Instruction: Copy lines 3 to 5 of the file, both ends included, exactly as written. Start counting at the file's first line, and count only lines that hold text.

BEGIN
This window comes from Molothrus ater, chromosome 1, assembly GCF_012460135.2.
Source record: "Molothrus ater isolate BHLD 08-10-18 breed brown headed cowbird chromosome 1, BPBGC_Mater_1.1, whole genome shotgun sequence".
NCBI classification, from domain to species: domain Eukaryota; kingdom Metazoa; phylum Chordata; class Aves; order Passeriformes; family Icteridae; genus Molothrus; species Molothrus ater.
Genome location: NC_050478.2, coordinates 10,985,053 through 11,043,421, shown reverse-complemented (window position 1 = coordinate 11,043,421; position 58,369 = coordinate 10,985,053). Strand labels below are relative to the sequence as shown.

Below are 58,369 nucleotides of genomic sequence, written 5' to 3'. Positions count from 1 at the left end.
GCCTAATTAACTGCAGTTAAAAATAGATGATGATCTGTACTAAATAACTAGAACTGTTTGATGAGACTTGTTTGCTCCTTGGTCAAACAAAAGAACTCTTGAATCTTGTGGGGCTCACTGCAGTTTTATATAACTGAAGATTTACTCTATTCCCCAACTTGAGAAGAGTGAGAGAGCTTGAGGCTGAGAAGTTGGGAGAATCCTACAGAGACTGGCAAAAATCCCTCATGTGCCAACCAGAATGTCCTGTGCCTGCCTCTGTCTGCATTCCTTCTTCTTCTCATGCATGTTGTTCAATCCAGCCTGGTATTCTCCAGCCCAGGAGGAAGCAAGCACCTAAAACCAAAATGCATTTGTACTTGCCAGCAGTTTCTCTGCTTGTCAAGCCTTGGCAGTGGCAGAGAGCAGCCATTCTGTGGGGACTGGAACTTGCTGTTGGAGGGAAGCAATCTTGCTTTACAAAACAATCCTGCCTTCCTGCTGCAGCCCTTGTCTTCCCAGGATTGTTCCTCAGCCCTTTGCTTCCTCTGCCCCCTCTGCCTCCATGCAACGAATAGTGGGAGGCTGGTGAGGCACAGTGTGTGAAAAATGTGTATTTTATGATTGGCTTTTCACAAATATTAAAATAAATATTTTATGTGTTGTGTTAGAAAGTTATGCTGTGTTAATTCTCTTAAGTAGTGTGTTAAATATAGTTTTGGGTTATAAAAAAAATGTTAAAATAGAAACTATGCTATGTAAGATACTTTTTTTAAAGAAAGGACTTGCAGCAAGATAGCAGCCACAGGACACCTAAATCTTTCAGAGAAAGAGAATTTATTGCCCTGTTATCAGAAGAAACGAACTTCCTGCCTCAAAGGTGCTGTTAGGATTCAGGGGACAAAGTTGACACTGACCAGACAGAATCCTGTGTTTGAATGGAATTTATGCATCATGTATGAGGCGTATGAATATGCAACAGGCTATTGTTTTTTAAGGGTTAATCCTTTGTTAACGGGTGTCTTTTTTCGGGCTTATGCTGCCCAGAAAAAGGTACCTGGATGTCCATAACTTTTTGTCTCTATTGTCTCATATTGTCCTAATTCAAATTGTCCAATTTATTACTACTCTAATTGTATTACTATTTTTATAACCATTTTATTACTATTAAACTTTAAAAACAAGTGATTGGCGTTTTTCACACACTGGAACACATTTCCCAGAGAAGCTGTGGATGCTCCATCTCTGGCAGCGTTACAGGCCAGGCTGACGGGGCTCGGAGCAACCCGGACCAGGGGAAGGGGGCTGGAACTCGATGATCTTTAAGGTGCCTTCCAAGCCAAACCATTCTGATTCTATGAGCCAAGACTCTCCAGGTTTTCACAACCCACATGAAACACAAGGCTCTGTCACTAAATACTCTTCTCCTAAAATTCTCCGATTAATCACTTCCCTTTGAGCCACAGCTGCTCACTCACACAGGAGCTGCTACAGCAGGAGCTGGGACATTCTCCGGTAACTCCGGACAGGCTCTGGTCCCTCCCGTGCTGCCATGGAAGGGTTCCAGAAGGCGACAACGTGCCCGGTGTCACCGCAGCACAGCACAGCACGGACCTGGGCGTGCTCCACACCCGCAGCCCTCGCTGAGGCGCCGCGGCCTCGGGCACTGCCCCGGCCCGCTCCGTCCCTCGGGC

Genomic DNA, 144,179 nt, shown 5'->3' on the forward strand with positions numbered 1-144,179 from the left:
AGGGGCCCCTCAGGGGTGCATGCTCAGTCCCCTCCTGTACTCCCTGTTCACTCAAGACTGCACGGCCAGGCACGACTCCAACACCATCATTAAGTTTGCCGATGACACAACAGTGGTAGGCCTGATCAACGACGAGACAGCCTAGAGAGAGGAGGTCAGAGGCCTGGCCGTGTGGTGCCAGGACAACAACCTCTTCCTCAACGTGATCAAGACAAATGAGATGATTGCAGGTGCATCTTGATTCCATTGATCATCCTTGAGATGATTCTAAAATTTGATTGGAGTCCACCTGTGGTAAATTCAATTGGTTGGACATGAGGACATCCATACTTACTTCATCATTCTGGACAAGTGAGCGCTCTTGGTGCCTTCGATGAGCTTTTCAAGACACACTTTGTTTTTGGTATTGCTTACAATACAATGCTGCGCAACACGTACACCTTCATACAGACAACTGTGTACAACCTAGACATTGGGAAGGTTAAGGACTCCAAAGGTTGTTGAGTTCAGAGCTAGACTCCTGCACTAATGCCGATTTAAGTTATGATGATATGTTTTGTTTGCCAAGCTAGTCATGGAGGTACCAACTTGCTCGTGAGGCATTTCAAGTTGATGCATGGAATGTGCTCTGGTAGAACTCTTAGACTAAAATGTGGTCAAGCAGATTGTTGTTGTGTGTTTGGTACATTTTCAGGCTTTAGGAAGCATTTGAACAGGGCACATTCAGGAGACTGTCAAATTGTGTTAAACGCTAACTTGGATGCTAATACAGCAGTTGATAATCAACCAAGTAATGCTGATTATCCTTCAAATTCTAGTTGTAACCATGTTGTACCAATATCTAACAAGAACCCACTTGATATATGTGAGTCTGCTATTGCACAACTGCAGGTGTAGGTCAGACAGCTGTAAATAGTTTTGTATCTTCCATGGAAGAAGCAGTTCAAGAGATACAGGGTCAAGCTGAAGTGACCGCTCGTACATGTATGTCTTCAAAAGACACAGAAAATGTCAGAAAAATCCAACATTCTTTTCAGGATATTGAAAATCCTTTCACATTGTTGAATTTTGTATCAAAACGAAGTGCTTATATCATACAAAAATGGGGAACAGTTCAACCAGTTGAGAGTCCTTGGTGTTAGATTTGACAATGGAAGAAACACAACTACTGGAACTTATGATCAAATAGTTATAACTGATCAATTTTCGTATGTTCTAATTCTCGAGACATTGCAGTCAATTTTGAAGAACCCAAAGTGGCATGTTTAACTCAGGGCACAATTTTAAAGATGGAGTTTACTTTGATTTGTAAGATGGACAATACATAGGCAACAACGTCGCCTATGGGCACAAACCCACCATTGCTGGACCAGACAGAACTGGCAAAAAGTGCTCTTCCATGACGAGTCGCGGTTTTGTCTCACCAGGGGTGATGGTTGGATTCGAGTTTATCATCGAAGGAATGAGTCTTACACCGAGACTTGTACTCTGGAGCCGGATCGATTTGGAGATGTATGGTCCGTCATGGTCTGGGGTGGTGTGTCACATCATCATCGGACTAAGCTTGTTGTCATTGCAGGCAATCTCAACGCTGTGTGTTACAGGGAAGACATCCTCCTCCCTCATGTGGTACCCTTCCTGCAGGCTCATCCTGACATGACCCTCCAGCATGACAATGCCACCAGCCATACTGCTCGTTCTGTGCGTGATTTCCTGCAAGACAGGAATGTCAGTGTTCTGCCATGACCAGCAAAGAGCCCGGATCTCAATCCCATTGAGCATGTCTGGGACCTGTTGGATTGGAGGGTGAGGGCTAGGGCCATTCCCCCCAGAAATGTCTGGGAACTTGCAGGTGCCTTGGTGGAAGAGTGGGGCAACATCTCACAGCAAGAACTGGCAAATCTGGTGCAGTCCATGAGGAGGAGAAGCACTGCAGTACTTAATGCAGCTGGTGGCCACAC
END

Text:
NCBI classification, from domain to species: domain Eukaryota; kingdom Metazoa; phylum Chordata; class Aves; order Passeriformes; family Icteridae; genus Molothrus; species Molothrus ater.
Genome location: NC_050478.2, coordinates 10,985,053 through 11,043,421, shown reverse-complemented (window position 1 = coordinate 11,043,421; position 58,369 = coordinate 10,985,053). Strand labels below are relative to the sequence as shown.

Below are 58,369 nucleotides of genomic sequence, written 5' to 3'. Positions count from 1 at the left end.